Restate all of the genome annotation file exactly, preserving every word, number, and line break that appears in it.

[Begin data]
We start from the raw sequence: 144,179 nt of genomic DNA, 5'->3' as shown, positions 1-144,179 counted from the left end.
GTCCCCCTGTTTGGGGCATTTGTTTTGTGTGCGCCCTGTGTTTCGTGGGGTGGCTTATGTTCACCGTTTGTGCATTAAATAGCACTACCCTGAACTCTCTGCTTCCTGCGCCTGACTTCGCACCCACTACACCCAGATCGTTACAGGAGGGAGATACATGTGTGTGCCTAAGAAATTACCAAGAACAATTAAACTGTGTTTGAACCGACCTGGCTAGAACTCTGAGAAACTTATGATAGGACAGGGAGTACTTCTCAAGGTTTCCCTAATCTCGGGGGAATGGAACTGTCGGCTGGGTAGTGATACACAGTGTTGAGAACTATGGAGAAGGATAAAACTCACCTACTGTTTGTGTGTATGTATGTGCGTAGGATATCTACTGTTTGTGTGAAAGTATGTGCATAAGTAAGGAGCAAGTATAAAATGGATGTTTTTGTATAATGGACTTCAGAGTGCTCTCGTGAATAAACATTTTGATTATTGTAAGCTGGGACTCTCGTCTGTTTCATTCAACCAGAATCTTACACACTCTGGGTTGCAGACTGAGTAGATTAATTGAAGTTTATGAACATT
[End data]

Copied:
We start from the raw sequence: 144,179 nt of genomic DNA, 5'->3' as shown, positions 1-144,179 counted from the left end.
GTCCCCCTGTTTGGGGCATTTGTTTTGTGTGCGCCCTGTGTTTCGTGGGGTGGCTTATGTTCACCGTTTGTGCATTAAATAGCACTACCCTGAACTCTCTGCTTCCTGCGCCTGACTTCGCACCCACTACACCCAGATCGTTACAGGAGGGAGATACATGTGTGTGCCTAAGAAATTACCAAGAACAATTAAACTGTGTTTGAACCGACCTGGCTAGAACTCTGAGAAACTTATGATAGGACAGGGAGTACTTCTCAAGGTTTCCCTAATCTCGGGGGAATGGAACTGTCGGCTGGGTAGTGATACACAGTGTTGAGAACTATGGAGAAGGATAAAACTCACCTACTGTTTGTGTGTATGTATGTGCGTAGGATATCTACTGTTTGTGTGAAAGTATGTGCATAAGTAAGGAGCAAGTATAAAATGGATGTTTTTGTATAATGGACTTCAGAGTGCTCTCGTGAATAAACATTTTGATTATTGTAAGCTGGGACTCTCGTCTGTTTCATTCAACCAGAATCTTACACACTCTGGGTTGCAGACTGAGTAGATTAATTGAAGTTTATGAACATT